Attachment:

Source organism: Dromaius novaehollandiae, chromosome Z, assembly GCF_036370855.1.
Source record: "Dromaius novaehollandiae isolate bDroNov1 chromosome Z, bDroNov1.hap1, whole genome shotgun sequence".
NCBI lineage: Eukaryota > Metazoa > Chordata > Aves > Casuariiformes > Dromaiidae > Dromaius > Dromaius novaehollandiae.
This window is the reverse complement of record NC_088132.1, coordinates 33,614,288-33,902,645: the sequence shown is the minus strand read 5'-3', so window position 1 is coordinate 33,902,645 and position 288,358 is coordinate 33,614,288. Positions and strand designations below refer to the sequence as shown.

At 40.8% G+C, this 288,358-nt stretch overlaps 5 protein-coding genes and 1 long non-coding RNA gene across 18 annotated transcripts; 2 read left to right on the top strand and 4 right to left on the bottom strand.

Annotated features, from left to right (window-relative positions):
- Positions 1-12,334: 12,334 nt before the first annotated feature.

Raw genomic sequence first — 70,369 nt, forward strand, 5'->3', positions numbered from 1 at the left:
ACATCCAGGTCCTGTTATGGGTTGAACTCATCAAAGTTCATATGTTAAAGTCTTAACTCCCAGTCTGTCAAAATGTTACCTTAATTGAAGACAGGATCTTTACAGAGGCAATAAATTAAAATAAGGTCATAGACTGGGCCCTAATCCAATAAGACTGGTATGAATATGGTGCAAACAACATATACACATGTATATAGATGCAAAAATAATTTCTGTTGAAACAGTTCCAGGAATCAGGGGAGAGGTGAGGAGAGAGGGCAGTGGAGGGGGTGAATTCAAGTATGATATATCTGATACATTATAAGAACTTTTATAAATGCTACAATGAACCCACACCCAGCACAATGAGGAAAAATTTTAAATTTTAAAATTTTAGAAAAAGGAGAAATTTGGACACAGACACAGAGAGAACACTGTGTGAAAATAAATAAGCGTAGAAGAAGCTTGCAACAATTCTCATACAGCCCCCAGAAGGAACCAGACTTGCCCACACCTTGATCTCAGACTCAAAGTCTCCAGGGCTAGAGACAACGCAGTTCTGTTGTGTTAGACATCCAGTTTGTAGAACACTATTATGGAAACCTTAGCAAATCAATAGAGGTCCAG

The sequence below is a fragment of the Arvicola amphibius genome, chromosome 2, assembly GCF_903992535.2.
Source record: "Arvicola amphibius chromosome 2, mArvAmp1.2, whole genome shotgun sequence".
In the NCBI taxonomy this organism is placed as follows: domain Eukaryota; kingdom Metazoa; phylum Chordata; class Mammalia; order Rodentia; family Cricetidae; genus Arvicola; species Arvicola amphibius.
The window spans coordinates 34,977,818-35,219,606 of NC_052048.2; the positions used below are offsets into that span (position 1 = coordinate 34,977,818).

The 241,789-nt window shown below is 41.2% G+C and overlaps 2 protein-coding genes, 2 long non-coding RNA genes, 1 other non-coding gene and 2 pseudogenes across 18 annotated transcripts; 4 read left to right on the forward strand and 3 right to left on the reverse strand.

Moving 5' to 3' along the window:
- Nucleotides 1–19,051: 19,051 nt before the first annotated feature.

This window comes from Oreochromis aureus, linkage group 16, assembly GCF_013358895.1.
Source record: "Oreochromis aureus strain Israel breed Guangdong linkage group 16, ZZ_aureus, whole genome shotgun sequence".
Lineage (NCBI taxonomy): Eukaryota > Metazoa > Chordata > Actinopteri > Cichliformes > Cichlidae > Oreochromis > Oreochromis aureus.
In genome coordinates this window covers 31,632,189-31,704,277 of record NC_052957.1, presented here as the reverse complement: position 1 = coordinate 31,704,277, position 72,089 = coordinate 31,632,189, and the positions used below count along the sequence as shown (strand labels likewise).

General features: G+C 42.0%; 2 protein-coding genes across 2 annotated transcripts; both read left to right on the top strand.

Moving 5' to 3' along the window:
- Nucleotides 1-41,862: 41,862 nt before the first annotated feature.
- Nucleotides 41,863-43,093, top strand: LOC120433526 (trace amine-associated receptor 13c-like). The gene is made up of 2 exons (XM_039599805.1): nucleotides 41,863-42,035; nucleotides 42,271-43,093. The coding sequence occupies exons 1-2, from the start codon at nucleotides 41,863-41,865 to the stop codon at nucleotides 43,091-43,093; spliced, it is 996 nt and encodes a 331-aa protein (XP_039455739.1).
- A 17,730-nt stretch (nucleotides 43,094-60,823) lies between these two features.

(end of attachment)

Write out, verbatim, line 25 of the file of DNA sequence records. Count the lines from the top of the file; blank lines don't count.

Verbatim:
- A 17,730-nt stretch (nucleotides 43,094-60,823) lies between these two features.